A collaborative venture between Towson University professor Jonathan Lazar and the National Federation of the Blind (NFB) is examining the many problems visually impaired people encounter when navigating the Internet. Lazar, who serves as director of the university's Computer Information Systems Undergraduate Program, notes that spam, security checks, pop-up ads, and other things that can slow down an unimpaired user's Web searches are even worse impediments for the blind. "What is annoying to a visual user becomes impossible for a blind user," he says. Screen readers or Braille keyboards that blind people use to navigate the Internet are limited in that they cannot scan or render graphical elements into a readable format. Lazar and Betsy Zaborowski with the NFB's research and technology training institute agree that the Internet is fundamentally designed for visual users. Lazar insists that the Net can be redesigned for the blind easily and cheaply, particularly if such accommodations are made in the earliest phase of Web site design; for instance, designers could add expository captions below pictures, or bypass redundant links with the addition of shortcuts. Lazar says the most important step in spurring reforms is raising awareness of the problem, which he intends to do when he releases the results of his study to Web masters and software designers in the summer. Zaborowski warns that without adequate Web accessibility, blind users will be unable to acquire Internet skills that could expand their job prospects.
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  • "Computer Study Powers Down"
    Daily Camera (03/17/05); Toland, Sarah

    The economic slump, offshore outsourcing, and cutbacks in corporate IT spending have combined to create the impression that a computer science background no longer guarantees job stability, and fewer university students are choosing to major in computer science as a result; the Computing Research Association says the rate of new computer science majors at U.S. universities has dropped 28 percent since 2000. University of Colorado computer science department chair Elizabeth Bradley contends that the computing job situation is not as dire as students think, citing Bureau of Labor Statistics projections that IT industry employment will increase at 3.1 percent annually between 2002 and 2012, while 140,000 new jobs in computer-related vocations will be created each year. However, declines in computer science enrollments fueled by uncertainty will lead to a significant shortage of qualified U.S. graduates concurrent with the IT industry rebound, according to Colorado State University academic advisor James Peterson. He notes that CSU has experienced a 50 percent cumulative drop in the number of new computer science majors over the last five years. There is a strong demand for domestic IT talent at Colorado companies such as Webroot Software, and Webroot CEO David Moll says many of the latest tech jobs cannot be exported overseas. "If we're growing technology talent and jobs here at a slower rate than the rest of the world, it doesn't bode well for our standing in the world economy," he warns. Bradley says her department is refining CU's computer science program to help cultivate more marketable skills such as teamwork and customer communication in students, since companies are not offshoring interdisciplinary work. "We're trying to change the way we teach computer science so that our graduates aren't just solitary programmers," she explains.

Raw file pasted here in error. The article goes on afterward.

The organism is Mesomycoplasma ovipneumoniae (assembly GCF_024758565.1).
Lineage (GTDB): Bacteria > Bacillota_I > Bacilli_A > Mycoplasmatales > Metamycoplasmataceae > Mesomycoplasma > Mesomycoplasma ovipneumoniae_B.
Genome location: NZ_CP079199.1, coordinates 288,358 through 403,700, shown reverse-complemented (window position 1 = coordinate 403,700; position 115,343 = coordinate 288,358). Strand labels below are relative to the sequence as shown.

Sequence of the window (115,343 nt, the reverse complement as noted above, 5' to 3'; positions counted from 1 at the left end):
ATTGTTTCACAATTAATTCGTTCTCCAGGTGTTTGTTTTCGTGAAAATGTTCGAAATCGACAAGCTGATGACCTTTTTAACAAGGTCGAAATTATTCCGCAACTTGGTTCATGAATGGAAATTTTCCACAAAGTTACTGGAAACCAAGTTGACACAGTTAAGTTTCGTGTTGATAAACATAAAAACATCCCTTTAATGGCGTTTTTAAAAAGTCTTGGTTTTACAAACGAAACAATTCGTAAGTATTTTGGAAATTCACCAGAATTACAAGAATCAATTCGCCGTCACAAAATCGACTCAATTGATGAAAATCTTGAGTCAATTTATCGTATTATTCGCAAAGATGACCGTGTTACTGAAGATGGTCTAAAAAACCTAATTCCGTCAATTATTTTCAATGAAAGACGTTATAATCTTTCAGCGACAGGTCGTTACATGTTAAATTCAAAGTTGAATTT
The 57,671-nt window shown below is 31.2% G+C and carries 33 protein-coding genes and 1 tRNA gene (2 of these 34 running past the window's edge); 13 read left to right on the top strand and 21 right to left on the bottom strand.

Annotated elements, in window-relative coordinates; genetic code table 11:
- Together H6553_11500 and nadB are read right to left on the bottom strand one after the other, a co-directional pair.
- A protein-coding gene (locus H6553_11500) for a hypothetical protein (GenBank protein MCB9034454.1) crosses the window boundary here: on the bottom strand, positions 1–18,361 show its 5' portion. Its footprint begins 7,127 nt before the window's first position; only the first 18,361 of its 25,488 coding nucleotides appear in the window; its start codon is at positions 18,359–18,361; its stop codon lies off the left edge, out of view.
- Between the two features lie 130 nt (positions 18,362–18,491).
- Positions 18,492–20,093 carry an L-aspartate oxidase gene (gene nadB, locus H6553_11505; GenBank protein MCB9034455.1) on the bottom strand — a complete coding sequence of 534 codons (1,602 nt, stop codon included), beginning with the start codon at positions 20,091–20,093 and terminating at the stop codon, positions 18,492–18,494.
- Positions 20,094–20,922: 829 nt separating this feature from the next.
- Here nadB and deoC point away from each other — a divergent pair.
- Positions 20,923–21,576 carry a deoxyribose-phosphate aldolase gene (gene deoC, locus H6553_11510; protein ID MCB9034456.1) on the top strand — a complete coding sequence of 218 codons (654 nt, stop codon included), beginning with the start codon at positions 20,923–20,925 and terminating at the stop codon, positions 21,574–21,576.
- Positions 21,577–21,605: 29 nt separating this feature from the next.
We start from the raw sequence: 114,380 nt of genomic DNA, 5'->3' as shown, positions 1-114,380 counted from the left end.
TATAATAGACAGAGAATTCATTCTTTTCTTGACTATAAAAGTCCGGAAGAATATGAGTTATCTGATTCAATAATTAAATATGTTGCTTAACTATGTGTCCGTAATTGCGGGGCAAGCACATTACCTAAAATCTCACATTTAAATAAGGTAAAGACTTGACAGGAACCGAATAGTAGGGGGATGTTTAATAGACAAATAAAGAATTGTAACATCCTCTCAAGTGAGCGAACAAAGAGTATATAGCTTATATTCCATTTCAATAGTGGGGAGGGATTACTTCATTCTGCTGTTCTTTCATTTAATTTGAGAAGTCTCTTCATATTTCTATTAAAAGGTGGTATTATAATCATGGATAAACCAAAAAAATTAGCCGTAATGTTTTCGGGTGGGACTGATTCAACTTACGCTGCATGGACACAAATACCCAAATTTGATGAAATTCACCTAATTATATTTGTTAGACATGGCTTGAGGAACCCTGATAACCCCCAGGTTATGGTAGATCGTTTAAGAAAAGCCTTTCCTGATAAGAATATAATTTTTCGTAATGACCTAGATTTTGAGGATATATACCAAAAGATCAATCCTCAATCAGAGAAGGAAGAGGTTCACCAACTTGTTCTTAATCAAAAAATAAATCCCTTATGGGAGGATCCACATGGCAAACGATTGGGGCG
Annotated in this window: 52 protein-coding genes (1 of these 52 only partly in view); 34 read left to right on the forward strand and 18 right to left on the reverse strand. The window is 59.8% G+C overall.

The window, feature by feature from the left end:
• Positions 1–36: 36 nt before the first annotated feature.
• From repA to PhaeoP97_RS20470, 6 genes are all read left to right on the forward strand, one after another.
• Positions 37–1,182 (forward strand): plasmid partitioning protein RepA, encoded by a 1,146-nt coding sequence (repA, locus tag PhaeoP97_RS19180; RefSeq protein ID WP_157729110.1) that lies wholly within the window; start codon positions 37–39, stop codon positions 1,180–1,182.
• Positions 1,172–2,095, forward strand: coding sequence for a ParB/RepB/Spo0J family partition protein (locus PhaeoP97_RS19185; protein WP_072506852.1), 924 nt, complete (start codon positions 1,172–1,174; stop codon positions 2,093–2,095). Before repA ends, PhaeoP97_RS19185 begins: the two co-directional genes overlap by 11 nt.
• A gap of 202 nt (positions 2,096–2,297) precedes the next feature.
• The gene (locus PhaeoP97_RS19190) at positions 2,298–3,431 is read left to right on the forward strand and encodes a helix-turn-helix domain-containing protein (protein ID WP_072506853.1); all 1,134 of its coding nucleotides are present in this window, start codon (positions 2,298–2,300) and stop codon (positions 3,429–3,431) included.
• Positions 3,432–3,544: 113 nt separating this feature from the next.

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  • "Zooming in on Legibility"
    The Feature (03/15/05); Frauenfelder, Mark

    Reading Web pages on the small display screens of mobile devices is problematic, as the pages are presented as either illegible thumbnails or as difficult-to-navigate single columns. Patrick Baudisch, a human-computer interaction researcher with Microsoft Research's Visualization and Interaction Research Group, is working to overcome this limitation in several ways. "Summary thumbnails," which Baudisch developed with help from Heidi Lam at the University of British Columbia, is a mobile browser that converts Web pages into thumbnails while displaying readable text fragments to maintain legibility. A study conducted by Baudisch and Lam found that summary thumbnail users located the text they were after 41 percent faster and with 71 percent fewer errors than when they employed conventional thumbnail rendering browsers, and also zoomed in 59 percent less. Baudisch's other concept is "collapse-to-zoom," whereby users can draw lines across areas of a thumbnail display that they wish to enlarge or collapse with a stylus. Bausch devised the technique in conjunction with Microsoft Research Asia's Chong Wang and Xing Xie. Several researchers are investigating a third method, speed dependent automatic zooming (SDAZ), that lets mobile device users rapidly scroll through a large amount of content, which is automatically enlarged when scrolling slows down or halts. The concept is especially promising as a technique for helping people find the information they desire faster, while also avoiding motion sickness.